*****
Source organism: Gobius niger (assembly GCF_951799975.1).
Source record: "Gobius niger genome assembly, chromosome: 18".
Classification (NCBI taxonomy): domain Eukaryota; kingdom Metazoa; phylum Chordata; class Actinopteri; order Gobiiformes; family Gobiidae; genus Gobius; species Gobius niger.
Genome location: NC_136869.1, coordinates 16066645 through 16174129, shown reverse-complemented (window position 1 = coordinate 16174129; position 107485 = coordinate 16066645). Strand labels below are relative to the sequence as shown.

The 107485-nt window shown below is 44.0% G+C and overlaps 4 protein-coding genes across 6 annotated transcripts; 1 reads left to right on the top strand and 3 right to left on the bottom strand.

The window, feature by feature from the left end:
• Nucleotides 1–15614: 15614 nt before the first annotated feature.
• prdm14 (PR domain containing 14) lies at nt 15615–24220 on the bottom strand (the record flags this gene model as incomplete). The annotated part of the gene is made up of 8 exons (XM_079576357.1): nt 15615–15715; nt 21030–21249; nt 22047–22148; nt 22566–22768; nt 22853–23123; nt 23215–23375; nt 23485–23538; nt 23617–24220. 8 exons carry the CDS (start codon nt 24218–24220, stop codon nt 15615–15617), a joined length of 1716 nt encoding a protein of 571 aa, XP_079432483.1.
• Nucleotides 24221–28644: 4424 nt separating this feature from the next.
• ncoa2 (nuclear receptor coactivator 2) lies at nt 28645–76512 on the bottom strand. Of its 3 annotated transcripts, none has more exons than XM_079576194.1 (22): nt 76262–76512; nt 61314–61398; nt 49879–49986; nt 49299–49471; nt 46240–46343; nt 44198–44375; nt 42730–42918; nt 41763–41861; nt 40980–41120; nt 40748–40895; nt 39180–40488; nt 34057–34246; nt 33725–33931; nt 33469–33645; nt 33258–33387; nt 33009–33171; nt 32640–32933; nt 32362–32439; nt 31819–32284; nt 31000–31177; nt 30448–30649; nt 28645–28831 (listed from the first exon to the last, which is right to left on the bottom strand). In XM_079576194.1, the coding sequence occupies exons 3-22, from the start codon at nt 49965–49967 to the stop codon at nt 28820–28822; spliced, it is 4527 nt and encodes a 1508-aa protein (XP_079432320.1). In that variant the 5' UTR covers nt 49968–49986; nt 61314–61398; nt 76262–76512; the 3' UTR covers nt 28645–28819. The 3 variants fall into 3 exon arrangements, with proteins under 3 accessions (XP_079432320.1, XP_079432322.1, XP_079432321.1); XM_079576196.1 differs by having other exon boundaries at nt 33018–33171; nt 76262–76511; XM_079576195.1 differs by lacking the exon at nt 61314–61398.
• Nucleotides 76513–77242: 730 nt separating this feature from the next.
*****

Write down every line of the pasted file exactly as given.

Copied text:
Source organism: Gobius niger (assembly GCF_951799975.1).
Source record: "Gobius niger genome assembly, chromosome: 18".
Classification (NCBI taxonomy): domain Eukaryota; kingdom Metazoa; phylum Chordata; class Actinopteri; order Gobiiformes; family Gobiidae; genus Gobius; species Gobius niger.
Genome location: NC_136869.1, coordinates 16066645 through 16174129, shown reverse-complemented (window position 1 = coordinate 16174129; position 107485 = coordinate 16066645). Strand labels below are relative to the sequence as shown.

The 107485-nt window shown below is 44.0% G+C and overlaps 4 protein-coding genes across 6 annotated transcripts; 1 reads left to right on the top strand and 3 right to left on the bottom strand.

The window, feature by feature from the left end:
• Nucleotides 1–15614: 15614 nt before the first annotated feature.
• prdm14 (PR domain containing 14) lies at nt 15615–24220 on the bottom strand (the record flags this gene model as incomplete). The annotated part of the gene is made up of 8 exons (XM_079576357.1): nt 15615–15715; nt 21030–21249; nt 22047–22148; nt 22566–22768; nt 22853–23123; nt 23215–23375; nt 23485–23538; nt 23617–24220. 8 exons carry the CDS (start codon nt 24218–24220, stop codon nt 15615–15617), a joined length of 1716 nt encoding a protein of 571 aa, XP_079432483.1.
• Nucleotides 24221–28644: 4424 nt separating this feature from the next.
• ncoa2 (nuclear receptor coactivator 2) lies at nt 28645–76512 on the bottom strand. Of its 3 annotated transcripts, none has more exons than XM_079576194.1 (22): nt 76262–76512; nt 61314–61398; nt 49879–49986; nt 49299–49471; nt 46240–46343; nt 44198–44375; nt 42730–42918; nt 41763–41861; nt 40980–41120; nt 40748–40895; nt 39180–40488; nt 34057–34246; nt 33725–33931; nt 33469–33645; nt 33258–33387; nt 33009–33171; nt 32640–32933; nt 32362–32439; nt 31819–32284; nt 31000–31177; nt 30448–30649; nt 28645–28831 (listed from the first exon to the last, which is right to left on the bottom strand). In XM_079576194.1, the coding sequence occupies exons 3-22, from the start codon at nt 49965–49967 to the stop codon at nt 28820–28822; spliced, it is 4527 nt and encodes a 1508-aa protein (XP_079432320.1). In that variant the 5' UTR covers nt 49968–49986; nt 61314–61398; nt 76262–76512; the 3' UTR covers nt 28645–28819. The 3 variants fall into 3 exon arrangements, with proteins under 3 accessions (XP_079432320.1, XP_079432322.1, XP_079432321.1); XM_079576196.1 differs by having other exon boundaries at nt 33018–33171; nt 76262–76511; XM_079576195.1 differs by lacking the exon at nt 61314–61398.
• Nucleotides 76513–77242: 730 nt separating this feature from the next.